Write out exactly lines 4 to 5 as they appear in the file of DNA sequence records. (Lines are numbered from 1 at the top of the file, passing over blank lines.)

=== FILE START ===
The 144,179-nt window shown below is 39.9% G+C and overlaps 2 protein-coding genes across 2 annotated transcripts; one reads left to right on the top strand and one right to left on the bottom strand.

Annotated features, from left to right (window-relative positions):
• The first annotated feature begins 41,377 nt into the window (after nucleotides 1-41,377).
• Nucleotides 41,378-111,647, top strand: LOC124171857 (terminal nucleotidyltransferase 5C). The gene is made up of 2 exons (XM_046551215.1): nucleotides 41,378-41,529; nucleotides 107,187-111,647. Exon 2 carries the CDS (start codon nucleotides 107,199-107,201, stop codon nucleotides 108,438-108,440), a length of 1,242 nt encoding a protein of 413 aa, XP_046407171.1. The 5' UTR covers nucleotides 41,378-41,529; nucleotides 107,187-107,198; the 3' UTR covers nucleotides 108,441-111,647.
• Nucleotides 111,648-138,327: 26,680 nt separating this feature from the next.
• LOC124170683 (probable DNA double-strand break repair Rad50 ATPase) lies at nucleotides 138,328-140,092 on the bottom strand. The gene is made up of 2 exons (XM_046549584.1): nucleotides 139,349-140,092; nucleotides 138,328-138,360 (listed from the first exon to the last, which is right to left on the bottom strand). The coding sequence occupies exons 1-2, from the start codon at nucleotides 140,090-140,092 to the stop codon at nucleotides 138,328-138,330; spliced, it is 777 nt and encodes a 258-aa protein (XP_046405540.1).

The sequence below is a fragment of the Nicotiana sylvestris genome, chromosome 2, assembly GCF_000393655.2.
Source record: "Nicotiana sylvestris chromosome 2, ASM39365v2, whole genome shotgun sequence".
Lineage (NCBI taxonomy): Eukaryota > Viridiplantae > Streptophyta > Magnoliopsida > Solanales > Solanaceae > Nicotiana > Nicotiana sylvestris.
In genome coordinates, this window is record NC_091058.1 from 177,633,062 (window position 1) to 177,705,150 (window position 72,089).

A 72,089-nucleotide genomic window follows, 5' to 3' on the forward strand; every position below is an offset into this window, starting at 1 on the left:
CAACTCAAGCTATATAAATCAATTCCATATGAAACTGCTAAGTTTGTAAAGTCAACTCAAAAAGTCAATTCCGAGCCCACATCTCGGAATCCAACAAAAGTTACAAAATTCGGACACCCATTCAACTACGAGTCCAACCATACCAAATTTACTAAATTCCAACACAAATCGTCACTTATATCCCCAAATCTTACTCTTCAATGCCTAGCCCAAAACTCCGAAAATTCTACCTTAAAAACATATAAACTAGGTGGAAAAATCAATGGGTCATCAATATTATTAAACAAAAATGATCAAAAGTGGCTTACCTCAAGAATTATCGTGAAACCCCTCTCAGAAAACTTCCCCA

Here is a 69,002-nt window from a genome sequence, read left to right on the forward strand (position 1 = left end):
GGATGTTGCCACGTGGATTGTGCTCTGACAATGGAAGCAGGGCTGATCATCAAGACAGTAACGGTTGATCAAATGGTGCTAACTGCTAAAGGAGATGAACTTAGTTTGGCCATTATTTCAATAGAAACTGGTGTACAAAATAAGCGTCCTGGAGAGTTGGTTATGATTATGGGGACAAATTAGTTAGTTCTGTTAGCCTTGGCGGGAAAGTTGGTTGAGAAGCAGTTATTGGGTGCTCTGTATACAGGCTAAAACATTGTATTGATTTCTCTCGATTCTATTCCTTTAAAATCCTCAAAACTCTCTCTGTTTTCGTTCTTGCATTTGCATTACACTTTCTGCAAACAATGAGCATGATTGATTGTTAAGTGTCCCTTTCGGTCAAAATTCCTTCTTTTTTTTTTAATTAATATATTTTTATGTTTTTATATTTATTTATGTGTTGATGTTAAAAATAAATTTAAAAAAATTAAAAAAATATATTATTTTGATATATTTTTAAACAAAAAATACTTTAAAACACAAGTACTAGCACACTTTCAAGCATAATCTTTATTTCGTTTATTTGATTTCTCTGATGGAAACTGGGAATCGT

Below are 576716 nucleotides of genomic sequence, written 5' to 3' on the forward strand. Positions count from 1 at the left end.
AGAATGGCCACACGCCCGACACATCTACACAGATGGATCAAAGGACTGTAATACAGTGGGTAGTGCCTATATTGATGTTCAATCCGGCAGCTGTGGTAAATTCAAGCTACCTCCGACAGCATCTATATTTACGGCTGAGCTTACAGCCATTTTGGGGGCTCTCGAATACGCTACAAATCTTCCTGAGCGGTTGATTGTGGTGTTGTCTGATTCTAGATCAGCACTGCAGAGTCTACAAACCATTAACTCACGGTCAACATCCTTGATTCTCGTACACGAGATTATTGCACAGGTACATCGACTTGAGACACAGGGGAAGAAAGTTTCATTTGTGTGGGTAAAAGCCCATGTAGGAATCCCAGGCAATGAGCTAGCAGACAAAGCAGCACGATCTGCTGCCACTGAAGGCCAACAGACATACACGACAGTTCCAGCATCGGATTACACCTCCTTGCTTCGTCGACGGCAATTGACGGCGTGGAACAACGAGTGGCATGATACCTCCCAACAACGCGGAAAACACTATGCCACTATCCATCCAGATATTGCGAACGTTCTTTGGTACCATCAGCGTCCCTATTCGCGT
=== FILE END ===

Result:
• Nucleotides 41,378-111,647, top strand: LOC124171857 (terminal nucleotidyltransferase 5C). The gene is made up of 2 exons (XM_046551215.1): nucleotides 41,378-41,529; nucleotides 107,187-111,647. Exon 2 carries the CDS (start codon nucleotides 107,199-107,201, stop codon nucleotides 108,438-108,440), a length of 1,242 nt encoding a protein of 413 aa, XP_046407171.1. The 5' UTR covers nucleotides 41,378-41,529; nucleotides 107,187-107,198; the 3' UTR covers nucleotides 108,441-111,647.
• Nucleotides 111,648-138,327: 26,680 nt separating this feature from the next.